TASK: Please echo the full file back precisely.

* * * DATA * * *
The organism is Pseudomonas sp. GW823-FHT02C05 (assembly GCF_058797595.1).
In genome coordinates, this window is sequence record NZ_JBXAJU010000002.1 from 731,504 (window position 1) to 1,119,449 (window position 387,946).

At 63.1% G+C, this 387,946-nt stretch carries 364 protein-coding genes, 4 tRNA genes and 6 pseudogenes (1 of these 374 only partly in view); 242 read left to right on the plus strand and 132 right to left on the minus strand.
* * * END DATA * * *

The organism is Pseudomonas sp. GW823-FHT02C05 (assembly GCF_058797595.1).
In genome coordinates, this window is sequence record NZ_JBXAJU010000002.1 from 731,504 (window position 1) to 1,119,449 (window position 387,946).

At 63.1% G+C, this 387,946-nt stretch carries 364 protein-coding genes, 4 tRNA genes and 6 pseudogenes (1 of these 374 only partly in view); 242 read left to right on the plus strand and 132 right to left on the minus strand.